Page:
Those who approve "enhanced interrogation techniques" probably have a flawed idea of whether this constitutes torture, because few have felt the pain these methods can cause, researchers reported today.
A new study that gave its subjects a mild taste of such interrogation methods as solitary confinement, sleep deprivation and extreme cold found most respondents characterised what they felt as torture.
Those who did not experience these techniques but were told about them generally underestimated how much pain they might cause, the researchers found.
"Because policymakers do not subject themselves to interrogation before assessing its permissibility, those who evaluate interrogation policies must predominantly rely on their subjective intuitions about how painful the experience seems," the authors wrote in the journal Psychological Science.
Torture is banned in most countries, but the study said the United Nations Convention Against Torture offers a definition of torture that is open to interpretation: "infliction of severe physical or mental pain or suffering."
"What this paper shows is that the legal standard of pain severity proves to be psychologically untenable," said study co-author Loran Nordgren of Northwestern University's Kellogg School of Management.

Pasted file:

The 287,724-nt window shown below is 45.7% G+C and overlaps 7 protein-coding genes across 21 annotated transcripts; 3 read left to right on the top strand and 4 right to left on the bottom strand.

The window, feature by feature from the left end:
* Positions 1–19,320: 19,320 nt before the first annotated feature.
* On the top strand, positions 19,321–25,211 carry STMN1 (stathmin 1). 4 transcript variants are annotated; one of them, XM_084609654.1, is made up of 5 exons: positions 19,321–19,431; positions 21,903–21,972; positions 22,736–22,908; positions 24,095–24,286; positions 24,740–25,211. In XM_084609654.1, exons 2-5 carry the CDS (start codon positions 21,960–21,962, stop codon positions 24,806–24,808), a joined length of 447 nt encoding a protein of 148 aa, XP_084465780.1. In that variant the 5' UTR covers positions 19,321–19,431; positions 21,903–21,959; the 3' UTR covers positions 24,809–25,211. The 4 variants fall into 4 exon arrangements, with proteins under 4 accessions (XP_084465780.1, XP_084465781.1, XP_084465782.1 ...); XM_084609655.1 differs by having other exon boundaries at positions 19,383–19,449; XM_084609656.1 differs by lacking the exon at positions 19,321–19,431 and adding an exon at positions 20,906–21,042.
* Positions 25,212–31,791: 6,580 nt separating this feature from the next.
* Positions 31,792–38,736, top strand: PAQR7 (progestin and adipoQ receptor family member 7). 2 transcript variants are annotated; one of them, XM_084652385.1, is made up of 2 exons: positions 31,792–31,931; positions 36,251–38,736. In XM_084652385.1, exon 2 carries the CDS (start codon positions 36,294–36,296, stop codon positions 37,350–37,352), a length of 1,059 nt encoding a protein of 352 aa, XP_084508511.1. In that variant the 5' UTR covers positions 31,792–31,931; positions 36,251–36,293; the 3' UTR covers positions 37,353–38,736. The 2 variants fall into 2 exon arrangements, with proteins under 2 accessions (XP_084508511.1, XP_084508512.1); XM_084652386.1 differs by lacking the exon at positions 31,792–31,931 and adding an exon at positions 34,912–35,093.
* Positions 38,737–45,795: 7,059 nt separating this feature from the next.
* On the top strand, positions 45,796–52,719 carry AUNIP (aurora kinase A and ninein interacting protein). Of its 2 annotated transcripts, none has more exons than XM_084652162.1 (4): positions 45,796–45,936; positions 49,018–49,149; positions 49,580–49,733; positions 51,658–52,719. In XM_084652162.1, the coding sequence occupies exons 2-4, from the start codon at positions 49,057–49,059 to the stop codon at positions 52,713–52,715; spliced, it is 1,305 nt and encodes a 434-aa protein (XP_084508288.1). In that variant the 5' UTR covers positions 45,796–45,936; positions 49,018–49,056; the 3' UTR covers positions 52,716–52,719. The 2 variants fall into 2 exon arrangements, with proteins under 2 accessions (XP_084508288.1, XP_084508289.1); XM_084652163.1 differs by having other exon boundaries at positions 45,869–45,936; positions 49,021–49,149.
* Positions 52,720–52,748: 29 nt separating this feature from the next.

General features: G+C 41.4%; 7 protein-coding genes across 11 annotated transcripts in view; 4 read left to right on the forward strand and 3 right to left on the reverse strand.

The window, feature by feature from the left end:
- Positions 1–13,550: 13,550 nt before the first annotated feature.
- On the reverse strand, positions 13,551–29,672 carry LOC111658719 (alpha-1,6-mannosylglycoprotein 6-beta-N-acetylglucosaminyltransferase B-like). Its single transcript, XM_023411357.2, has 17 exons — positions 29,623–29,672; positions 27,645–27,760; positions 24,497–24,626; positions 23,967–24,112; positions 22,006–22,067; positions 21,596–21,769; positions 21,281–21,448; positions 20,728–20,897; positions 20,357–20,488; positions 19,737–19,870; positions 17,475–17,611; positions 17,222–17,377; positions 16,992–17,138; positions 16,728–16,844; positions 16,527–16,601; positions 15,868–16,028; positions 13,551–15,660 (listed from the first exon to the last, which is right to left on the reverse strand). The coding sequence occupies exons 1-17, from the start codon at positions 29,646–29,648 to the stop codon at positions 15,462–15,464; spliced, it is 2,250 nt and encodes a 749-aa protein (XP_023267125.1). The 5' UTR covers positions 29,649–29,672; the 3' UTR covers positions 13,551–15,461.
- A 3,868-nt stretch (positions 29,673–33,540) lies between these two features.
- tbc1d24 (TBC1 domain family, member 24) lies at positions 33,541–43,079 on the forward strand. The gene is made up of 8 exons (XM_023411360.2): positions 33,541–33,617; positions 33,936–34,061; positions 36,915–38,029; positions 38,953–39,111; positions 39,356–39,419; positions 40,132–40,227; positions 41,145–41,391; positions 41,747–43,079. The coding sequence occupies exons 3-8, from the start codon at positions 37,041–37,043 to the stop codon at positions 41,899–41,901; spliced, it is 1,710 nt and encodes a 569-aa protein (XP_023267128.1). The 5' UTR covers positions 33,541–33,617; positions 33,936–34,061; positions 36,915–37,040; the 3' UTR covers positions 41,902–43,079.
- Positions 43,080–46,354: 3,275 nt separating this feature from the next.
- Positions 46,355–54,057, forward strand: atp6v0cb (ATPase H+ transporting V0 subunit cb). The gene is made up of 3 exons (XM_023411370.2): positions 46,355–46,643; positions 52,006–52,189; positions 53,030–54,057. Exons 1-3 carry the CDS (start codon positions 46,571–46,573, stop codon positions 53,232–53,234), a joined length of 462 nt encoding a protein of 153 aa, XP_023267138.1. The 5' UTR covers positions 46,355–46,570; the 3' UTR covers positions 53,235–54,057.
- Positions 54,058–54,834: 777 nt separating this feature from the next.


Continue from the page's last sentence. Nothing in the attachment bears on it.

Pain's transformative power
"People who aren't actively experiencing pain ... don't understand how transformative it is," Nordgren said in a telephone interview.
This so-called "empathy gap" - the underestimation of pain by those who don't feel it themselves - was seen in officials who consistently underestimated the pain caused by such Bush-era interrogation techniques as water-boarding, isolation and extreme cold.
In the experiment conducted at Northwestern's campus in Illionis, test subjects faced challenges meant to give a small taste of full-scale interrogation techniques.
Instead of solitary confinement, subjects were excluded from an online ball-toss game. Sleep deprivation was simulated by a three-hour night class. To approximate confinement in a cold cell, some participants had one arm in a bucket of ice-cold water.
Some participants merely heard about the interrogation techniques but did not experience the mild forms themselves.
Afterwards, participants rated how severe the pain was and how ethical the actual interrogation techniques were. Those who endured the mild pain rated the technique more severe and less ethical. Those who didn't, didn't.
If those who had felt the pain of these mild procedures were questioned about them 10 minutes after the pain stopped, they also failed to rate the technique as severely painful.
To correct for this tendency to underestimate pain that others suffer, one study author, George Loewenstein of Carnegie Mellon University, suggested overcompensation.
"Knowing that we tend to be biased toward not counting torture as torture, we should define torture very liberally, very inclusively," Loewenstein said in a statement.
"This is an area where we can't rely on our emotional system to guide us. We have to use our intellect."